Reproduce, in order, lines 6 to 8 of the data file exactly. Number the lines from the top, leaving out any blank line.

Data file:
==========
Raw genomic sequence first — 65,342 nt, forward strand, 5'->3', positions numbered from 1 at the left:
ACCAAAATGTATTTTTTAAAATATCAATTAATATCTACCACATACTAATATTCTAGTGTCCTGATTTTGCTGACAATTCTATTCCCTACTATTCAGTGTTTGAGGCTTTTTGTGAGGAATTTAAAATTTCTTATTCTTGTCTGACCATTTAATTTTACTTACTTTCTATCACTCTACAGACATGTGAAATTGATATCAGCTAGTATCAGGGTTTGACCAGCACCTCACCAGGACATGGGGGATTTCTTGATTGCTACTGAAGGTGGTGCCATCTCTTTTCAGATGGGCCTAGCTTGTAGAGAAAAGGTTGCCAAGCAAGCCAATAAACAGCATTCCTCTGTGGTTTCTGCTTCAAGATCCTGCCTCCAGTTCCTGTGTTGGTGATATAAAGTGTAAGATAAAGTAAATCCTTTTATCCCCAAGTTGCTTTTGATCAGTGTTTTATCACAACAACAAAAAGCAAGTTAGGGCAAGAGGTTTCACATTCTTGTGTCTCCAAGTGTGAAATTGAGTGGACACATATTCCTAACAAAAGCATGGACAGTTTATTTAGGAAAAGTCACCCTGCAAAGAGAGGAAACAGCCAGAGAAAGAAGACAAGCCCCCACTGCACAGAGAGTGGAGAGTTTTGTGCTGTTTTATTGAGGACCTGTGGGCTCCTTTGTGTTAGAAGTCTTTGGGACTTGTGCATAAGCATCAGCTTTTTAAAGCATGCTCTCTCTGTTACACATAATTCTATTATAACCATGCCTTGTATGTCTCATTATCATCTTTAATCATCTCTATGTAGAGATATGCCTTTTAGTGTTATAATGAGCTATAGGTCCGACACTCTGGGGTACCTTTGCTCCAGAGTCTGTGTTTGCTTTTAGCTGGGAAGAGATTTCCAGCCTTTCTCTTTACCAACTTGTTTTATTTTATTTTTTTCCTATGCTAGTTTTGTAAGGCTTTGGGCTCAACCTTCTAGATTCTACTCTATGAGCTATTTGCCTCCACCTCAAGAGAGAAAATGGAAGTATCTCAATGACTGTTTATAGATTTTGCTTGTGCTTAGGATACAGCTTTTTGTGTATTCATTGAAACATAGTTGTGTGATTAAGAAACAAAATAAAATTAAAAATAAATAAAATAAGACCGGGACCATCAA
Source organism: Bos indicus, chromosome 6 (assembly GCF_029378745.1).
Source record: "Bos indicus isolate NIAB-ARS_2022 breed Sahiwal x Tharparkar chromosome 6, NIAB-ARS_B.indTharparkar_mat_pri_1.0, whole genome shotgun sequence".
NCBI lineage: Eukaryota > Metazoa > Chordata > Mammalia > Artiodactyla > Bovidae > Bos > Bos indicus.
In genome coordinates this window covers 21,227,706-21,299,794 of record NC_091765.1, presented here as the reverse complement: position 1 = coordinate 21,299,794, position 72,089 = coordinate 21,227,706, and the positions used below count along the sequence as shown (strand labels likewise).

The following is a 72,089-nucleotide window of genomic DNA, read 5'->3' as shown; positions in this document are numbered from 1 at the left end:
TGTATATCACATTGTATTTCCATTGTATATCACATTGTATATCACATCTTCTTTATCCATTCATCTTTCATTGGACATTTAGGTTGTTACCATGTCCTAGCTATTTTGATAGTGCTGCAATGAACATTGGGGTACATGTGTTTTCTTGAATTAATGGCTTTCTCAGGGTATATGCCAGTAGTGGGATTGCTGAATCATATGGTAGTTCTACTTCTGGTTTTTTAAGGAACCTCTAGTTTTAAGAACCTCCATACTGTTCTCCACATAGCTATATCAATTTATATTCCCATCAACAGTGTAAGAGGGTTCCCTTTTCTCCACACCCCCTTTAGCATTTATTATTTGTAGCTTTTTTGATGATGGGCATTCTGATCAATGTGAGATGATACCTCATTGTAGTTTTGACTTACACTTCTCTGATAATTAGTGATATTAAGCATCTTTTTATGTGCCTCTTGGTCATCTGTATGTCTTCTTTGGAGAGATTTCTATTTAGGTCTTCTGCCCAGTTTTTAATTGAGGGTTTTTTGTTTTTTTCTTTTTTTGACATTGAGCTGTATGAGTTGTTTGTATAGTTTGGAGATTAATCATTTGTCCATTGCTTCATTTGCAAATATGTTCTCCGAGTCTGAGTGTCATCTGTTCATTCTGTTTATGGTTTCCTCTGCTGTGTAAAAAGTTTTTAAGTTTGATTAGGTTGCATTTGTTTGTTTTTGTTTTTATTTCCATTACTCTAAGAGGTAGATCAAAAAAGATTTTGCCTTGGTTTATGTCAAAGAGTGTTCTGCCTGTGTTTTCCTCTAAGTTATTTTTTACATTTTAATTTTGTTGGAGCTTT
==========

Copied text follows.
In genome coordinates this window covers 21,227,706-21,299,794 of record NC_091765.1, presented here as the reverse complement: position 1 = coordinate 21,299,794, position 72,089 = coordinate 21,227,706, and the positions used below count along the sequence as shown (strand labels likewise).

The following is a 72,089-nucleotide window of genomic DNA, read 5'->3' as shown; positions in this document are numbered from 1 at the left end:
TGTATATCACATTGTATTTCCATTGTATATCACATTGTATATCACATCTTCTTTATCCATTCATCTTTCATTGGACATTTAGGTTGTTACCATGTCCTAGCTATTTTGATAGTGCTGCAATGAACATTGGGGTACATGTGTTTTCTTGAATTAATGGCTTTCTCAGGGTATATGCCAGTAGTGGGATTGCTGAATCATATGGTAGTTCTACTTCTGGTTTTTTAAGGAACCTCTAGTTTTAAGAACCTCCATACTGTTCTCCACATAGCTATATCAATTTATATTCCCATCAACAGTGTAAGAGGGTTCCCTTTTCTCCACACCCCCTTTAGCATTTATTATTTGTAGCTTTTTTGATGATGGGCATTCTGATCAATGTGAGATGATACCTCATTGTAGTTTTGACTTACACTTCTCTGATAATTAGTGATATTAAGCATCTTTTTATGTGCCTCTTGGTCATCTGTATGTCTTCTTTGGAGAGATTTCTATTTAGGTCTTCTGCCCAGTTTTTAATTGAGGGTTTTTTGTTTTTTTCTTTTTTTGACATTGAGCTGTATGAGTTGTTTGTATAGTTTGGAGATTAATCATTTGTCCATTGCTTCATTTGCAAATATGTTCTCCGAGTCTGAGTGTCATCTGTTCATTCTGTTTATGGTTTCCTCTGCTGTGTAAAAAGTTTTTAAGTTTGATTAGGTTGCATTTGTTTGTTTTTGTTTTTATTTCCATTACTCTAAGAGGTAGATCAAAAAAGATTTTGCCTTGGTTTATGTCAAAGAGTGTTCTGCCTGTGTTTTCCTCTAAGTTATTTTTTACATTTTAATTTTGTTGGAGCTTT